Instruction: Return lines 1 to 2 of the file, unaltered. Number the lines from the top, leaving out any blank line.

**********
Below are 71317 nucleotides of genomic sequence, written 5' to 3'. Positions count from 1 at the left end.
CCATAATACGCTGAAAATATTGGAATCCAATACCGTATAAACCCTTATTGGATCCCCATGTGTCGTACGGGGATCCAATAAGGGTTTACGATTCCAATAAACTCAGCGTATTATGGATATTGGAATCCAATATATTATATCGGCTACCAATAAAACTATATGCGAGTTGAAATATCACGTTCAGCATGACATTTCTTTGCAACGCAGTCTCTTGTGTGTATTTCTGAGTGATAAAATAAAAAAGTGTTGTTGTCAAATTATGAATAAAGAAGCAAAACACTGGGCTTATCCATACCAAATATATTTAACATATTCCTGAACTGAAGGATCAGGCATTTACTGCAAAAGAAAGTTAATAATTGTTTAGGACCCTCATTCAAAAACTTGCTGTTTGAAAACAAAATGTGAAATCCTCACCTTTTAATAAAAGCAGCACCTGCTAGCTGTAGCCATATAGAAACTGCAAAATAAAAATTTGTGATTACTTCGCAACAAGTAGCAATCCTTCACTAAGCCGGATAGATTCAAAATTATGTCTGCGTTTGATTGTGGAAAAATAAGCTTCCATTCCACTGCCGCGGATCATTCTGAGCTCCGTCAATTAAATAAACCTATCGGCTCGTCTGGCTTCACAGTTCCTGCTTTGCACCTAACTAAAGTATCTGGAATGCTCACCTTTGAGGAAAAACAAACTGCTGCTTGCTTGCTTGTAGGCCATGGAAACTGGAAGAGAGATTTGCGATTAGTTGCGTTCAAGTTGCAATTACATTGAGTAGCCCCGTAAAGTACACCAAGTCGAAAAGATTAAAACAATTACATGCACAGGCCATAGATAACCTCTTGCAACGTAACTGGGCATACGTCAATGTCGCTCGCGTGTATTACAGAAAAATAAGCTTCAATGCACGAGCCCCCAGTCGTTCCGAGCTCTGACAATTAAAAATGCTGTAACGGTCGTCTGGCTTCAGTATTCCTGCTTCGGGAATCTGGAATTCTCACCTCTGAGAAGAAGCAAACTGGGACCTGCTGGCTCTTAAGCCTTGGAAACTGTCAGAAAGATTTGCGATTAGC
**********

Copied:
Below are 71317 nucleotides of genomic sequence, written 5' to 3'. Positions count from 1 at the left end.
CCATAATACGCTGAAAATATTGGAATCCAATACCGTATAAACCCTTATTGGATCCCCATGTGTCGTACGGGGATCCAATAAGGGTTTACGATTCCAATAAACTCAGCGTATTATGGATATTGGAATCCAATATATTATATCGGCTACCAATAAAACTATATGCGAGTTGAAATATCACGTTCAGCATGACATTTCTTTGCAACGCAGTCTCTTGTGTGTATTTCTGAGTGATAAAATAAAAAAGTGTTGTTGTCAAATTATGAATAAAGAAGCAAAACACTGGGCTTATCCATACCAAATATATTTAACATATTCCTGAACTGAAGGATCAGGCATTTACTGCAAAAGAAAGTTAATAATTGTTTAGGACCCTCATTCAAAAACTTGCTGTTTGAAAACAAAATGTGAAATCCTCACCTTTTAATAAAAGCAGCACCTGCTAGCTGTAGCCATATAGAAACTGCAAAATAAAAATTTGTGATTACTTCGCAACAAGTAGCAATCCTTCACTAAGCCGGATAGATTCAAAATTATGTCTGCGTTTGATTGTGGAAAAATAAGCTTCCATTCCACTGCCGCGGATCATTCTGAGCTCCGTCAATTAAATAAACCTATCGGCTCGTCTGGCTTCACAGTTCCTGCTTTGCACCTAACTAAAGTATCTGGAATGCTCACCTTTGAGGAAAAACAAACTGCTGCTTGCTTGCTTGTAGGCCATGGAAACTGGAAGAGAGATTTGCGATTAGTTGCGTTCAAGTTGCAATTACATTGAGTAGCCCCGTAAAGTACACCAAGTCGAAAAGATTAAAACAATTACATGCACAGGCCATAGATAACCTCTTGCAACGTAACTGGGCATACGTCAATGTCGCTCGCGTGTATTACAGAAAAATAAGCTTCAATGCACGAGCCCCCAGTCGTTCCGAGCTCTGACAATTAAAAATGCTGTAACGGTCGTCTGGCTTCAGTATTCCTGCTTCGGGAATCTGGAATTCTCACCTCTGAGAAGAAGCAAACTGGGACCTGCTGGCTCTTAAGCCTTGGAAACTGTCAGAAAGATTTGCGATTAGC